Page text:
It might be set in another dimension, but the pyrotechnics of The Witcher’s “Let your chaos explode” scene also reminds me of something I’ve seen while doing my job: the teens who commemorated their failure to pull by torching a box of fireworks in the car park. They set off so many car alarms that it sounded like a hard house night.

Occasionally, I see fights that are much more troubling – particularly arguments between friends. If you’re British and of a certain age, you’ll remember the ratcheting tension before Peggy and Pat went for each other on EastEnders. The screenwriter must’ve had two nans with very short fuses; the way the characters keep fortifying themselves with drink and circling around their similarities (including shared partners) before resorting to glass chucking, table flipping and back-and-forth slaps was depressingly authentic.

You could feel the same dread in the first episode of Mare of Easttown where Erin is lured to a party, ringed by the bullies who catfished her via fake messages from a crush, and then attacked. One of the most disorientating things about that kind of group assault is the hurtful way it’s recorded by one of the bystander’s phones, ensuring you get bruises in the real world and cyberspace. I’ve had a few pulled on me before – being filmed is always nerve-racking – but I’m lucky I can return fire in the form of my protective vest’s bodycam.

There’s a nausea and paralysis that comes after the spiking adrenaline you get during fights. That aftershock of violence is something that very few programmes deal with, but The Wire is a show that captured it perfectly. The season four classroom attack really gets it right. The way the attacker/former bullying victim crumples to the floor after finally attacking her nemesis, and is then comforted by Dukie, who’s a victim, too, is heartbreaking. As is the way the casualty is now whimpering on the deck. Like every other revenge attack, no one gets any closure. Aside from CCTV, it’s about as an accurate depiction of the gruesome moments after an altercation as you’ll see on screen.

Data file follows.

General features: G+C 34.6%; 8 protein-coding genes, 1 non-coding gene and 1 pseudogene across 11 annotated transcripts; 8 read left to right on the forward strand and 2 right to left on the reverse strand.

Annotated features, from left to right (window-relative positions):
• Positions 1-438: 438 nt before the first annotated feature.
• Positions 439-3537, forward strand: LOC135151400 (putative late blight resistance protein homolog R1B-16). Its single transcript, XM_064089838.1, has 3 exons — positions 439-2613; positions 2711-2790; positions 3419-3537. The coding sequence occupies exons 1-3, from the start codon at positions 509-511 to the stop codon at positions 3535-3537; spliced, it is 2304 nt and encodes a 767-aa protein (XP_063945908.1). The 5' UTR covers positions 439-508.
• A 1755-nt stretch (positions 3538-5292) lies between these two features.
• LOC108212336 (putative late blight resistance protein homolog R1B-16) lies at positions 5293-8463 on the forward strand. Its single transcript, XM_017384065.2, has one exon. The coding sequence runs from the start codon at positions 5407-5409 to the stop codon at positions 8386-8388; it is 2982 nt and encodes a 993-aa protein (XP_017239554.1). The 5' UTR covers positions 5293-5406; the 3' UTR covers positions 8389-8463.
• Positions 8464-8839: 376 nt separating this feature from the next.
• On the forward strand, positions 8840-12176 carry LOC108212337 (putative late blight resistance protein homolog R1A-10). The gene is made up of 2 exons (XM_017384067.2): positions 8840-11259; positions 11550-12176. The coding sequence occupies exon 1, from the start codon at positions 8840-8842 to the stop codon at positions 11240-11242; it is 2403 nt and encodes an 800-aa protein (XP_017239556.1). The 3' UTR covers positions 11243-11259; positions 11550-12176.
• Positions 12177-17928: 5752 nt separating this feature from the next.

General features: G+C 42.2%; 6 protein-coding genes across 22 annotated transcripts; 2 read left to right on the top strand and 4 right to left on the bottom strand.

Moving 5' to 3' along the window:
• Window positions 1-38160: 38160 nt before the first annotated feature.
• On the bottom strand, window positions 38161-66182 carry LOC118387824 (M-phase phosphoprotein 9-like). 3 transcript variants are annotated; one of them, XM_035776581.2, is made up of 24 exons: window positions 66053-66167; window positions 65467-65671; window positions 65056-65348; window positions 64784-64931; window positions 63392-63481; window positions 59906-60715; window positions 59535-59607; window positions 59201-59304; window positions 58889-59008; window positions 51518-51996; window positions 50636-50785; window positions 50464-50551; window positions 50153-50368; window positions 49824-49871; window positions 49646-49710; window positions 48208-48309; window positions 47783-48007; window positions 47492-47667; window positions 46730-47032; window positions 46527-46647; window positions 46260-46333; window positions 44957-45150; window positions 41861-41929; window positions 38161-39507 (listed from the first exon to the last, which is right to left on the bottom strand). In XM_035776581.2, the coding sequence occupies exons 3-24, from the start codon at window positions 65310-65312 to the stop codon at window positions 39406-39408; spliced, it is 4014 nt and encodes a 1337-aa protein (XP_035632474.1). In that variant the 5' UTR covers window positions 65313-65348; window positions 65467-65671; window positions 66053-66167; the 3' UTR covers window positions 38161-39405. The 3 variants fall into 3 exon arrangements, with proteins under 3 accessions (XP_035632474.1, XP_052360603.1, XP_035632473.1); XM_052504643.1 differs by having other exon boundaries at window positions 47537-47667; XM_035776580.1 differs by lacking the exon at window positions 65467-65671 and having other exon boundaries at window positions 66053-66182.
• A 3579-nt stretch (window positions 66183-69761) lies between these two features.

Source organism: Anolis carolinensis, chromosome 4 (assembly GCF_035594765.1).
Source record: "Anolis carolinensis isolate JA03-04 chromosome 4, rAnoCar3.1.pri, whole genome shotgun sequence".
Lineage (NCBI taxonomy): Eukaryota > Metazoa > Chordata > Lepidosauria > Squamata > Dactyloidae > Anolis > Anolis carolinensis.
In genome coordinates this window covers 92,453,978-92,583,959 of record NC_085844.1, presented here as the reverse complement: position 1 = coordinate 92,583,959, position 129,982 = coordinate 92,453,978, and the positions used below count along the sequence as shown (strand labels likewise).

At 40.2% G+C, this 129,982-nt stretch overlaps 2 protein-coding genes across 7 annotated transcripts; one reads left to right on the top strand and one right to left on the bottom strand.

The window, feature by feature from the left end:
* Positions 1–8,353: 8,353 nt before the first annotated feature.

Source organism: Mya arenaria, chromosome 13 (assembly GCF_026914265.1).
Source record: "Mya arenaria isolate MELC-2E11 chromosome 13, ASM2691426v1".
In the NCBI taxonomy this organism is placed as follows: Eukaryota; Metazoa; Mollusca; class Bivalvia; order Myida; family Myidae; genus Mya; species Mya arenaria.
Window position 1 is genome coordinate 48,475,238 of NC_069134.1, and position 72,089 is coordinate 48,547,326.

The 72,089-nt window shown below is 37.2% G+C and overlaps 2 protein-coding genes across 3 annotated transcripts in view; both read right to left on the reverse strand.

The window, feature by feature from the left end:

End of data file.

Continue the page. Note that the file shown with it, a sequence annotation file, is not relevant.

Rik Mayall and Ade Edmondson as Richie and Eddie in Bottom. Photograph: Bbc/Sportsphoto/Allstar

Ultimately, unlike the heavies on TV, my colleagues and I do everything we can to avoid a dust-up. It’s part of door supervisor training, along with not letting gobby people get too close. Especially if they’re using language fit for Deadwood. But there’s one TV fight I always come back to: the gas man attack in Bottom. Yes, it’s cartoonish. Yes, no one could take 22 left crosses and 17 frying pan swings to the head and still live to deliver their feed lines in the next scene. But it features a genius use of utensils – which does happen.

I was a labourer before I put on the black bouncer jacket. When a young thief climbed into my boss’s van and tried to liberate his electrical test kit, my boss used what a barrister might call “reasonable force to prevent the commissioning of a crime”: he hit the lad around the head with a spanner.

Once the thief had picked himself up, he stuck a finger in my boss’ chest and warned that he was about to fetch his 19-year-old big brother – who would stab him.

“Go and get him,” said my boss. “I’ve got a bigger spanner.”

July 14, 2022 at 11:03PM George Bass